Georg Philipp Telemann: Viola Concertos: Overtures: Fantasias – Antoine Tamestit (viola) & Akadamie für Alte Musik Berlin – Harmonia Mundi 902342 – 1/2022 : 68:28: ****½
In the 40 years I have been seriously listening to classical music and following the scene, I have noticed a shift in the overall position of the composer G. F. Telemann. He has steadily nudged his way forward, passing the likes of Corelli and Vivaldi and then finally also Handel and now occupies the seat adjacent to Bach, his contemporary rival. This is not because Telemann has been generally acknowledged to be superior to those baroque greats (although this could be reasonably asserted). It is rather an artifact of the recording industry finally coming to terms with his vast output with a steadily increasing number of releases that highlight not only finest and well-known works but his many achievements in every genre of instrumental writing, some of it rather on the periphery of the 18th century style.
Telemann wrote for just about every instrument. In fact I think of him more in terms of instrumental combinations than style, Woodwinds, horns, violins, recorders, oboes. He explored effects such as the triangle, the castanets and the tambourine all of which are heard on the recording under review here.. So variety is what we expect and that is what we get on yet another fine Harmonia Mundi release featuring violist Antoine Tamestit in 6 diverse works.
The opening Overture Burlesque serves up the fizzy and bubbly Baroque of the theater. Movements are named after characters Harlequin, Scaramouche, Pierrot and a concluding Turkish inflected Mezzetin en Turc. The range is from lively to stately. Nothing as raucous as Rameau but that is the general direction. The lute and bass add much to a texture that could become monochrome with an all string ensemble.
The helpful liner notes inform us that it was Telemann who wrote the first concerto for viola and this four movement work is an auspicious beginning. After a sumptuous introduction we are treated to the resplendent sound of the violists 1672 stradivarius. I have never heard such dark colors in the lower range of the alto and they are set off to advantage by the sound stage. The work bustles along with joy and vigor but if you weren’t paying attention you might pass it off for one of Vivaldi’s better cello concertos.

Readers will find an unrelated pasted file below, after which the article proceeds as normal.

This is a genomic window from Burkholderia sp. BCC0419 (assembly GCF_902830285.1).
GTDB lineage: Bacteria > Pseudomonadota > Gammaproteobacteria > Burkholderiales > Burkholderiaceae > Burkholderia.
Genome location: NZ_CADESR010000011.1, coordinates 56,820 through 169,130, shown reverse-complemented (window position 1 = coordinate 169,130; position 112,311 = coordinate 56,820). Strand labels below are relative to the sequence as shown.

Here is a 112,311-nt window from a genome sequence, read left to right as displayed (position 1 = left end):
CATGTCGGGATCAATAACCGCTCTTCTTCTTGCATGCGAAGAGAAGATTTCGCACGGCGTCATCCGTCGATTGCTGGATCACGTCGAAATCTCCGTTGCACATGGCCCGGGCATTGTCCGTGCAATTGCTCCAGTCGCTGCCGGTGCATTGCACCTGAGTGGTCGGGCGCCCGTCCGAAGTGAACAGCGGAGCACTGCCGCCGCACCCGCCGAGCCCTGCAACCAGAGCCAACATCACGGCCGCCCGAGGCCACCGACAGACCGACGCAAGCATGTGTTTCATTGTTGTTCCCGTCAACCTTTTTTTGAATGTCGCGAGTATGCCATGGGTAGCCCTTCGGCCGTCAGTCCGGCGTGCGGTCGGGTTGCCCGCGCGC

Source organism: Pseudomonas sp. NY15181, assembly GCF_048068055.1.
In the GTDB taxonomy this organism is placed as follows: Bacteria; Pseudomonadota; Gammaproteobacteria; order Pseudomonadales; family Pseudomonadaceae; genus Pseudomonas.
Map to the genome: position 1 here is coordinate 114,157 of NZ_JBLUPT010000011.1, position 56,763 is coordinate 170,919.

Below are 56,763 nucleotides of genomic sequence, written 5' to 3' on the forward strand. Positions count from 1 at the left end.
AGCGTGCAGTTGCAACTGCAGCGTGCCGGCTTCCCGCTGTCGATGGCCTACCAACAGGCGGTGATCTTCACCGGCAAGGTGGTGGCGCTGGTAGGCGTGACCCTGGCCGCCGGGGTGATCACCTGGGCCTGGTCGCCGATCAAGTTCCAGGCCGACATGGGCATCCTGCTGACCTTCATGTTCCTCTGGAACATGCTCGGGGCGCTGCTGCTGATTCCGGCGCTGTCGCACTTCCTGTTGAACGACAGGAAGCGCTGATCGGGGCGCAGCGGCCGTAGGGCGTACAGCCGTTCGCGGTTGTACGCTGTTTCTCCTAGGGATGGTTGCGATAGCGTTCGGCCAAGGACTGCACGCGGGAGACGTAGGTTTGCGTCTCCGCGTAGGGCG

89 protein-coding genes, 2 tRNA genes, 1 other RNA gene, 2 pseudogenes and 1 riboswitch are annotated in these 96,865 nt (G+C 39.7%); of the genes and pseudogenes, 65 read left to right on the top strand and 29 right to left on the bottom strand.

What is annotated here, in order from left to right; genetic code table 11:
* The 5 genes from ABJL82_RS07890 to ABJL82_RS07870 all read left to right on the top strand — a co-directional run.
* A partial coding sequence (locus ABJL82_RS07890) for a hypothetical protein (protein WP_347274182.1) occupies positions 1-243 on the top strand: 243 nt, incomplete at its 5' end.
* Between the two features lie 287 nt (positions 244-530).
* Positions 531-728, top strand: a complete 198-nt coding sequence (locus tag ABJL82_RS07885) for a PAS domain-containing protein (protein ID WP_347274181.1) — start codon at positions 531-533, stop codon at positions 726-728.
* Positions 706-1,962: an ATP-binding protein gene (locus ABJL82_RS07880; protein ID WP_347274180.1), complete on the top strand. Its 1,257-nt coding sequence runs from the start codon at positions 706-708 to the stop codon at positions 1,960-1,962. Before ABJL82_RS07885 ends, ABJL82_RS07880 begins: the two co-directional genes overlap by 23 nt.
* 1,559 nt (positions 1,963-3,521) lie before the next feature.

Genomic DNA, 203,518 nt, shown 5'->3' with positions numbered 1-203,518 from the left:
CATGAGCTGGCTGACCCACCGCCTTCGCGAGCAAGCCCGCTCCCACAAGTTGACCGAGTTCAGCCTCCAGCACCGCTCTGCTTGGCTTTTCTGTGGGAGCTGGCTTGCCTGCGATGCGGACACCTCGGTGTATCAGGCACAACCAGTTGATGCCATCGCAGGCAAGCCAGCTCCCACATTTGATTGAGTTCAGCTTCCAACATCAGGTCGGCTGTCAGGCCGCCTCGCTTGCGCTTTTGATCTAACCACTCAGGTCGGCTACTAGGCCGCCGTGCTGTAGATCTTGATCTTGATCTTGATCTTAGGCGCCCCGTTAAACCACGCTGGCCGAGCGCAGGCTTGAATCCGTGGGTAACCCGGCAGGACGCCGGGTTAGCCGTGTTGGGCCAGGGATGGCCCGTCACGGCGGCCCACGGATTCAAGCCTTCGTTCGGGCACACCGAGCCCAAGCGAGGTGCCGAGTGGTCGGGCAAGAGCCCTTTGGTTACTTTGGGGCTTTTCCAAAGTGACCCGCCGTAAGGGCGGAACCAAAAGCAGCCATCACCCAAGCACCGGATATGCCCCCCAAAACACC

This is not the case for the remarkable works that follow. What really makes this release attractive are the Canonic sonatas for 2 violas and the two fantasias for solo viola. Considering how many hundreds of times we encounter Bach cello suites it is a wonder that these works have not broken into that sphere. One day I predict we will be walking the Highline in Manhattan and some of the several cellists busking will be replaced by a violist playing these words and answering politely, “ No, not Bach, but rather a contemporary of his named Telemann”. The Canonic Sonata is simply brilliant. The piacevole non largo is a spell-binding melody. These are strict canons so one instruments chases the other around, but the subjects are intricate and Tamestit gets the most out of his instruments (heard twice it seems since no other violist is credited) playing without vibrato but with a coaxing sound that goes plangent to consoling to rustic in the space of a piece.
One reluctantly turns back to the more generic overture only to find an unexpected twist. La Changeux jumps to a new key in every movement and is filled with exotic touches. Telemann was much taken with Polish folk songs and there is some of that here. But also Hornpipe and a Canarie, jovial numbers in bright keys. The eight movements taken together, which bounce through mood and rhythm, sound like a contest called “who can do the best Rameau imitation.”. This is meant as the highest compliment. But what makes Telemann so rewarding is that he can imitate ALL the great composers of the 18th century because he knew all the tricks, the deep craft of the learned style and understood the resources of each instrument better than anyone in his time.
Harmonia Mundi has long been the preeminent label for Early Music and this recording is up to their high standards. They have single-handedly advanced the Telemann cause in the past decade with a number of notable performances. The greatest of these to my ears is probably the 2010 release of The Complete Tafel Musik by the superb Freiburger Barockorchester under the direction of Gottfried Van der Goltz. These works are among the most popular of Baroque compositions and justly so.
Ths release will appeal to fans of those recordings, but also to any serious practitioner or partisan of the viola. Any chance to hear playing of this order should not be missed especially when wed to works that significantly broaden the artistic repertoire of both an instrument and a first-rate composer.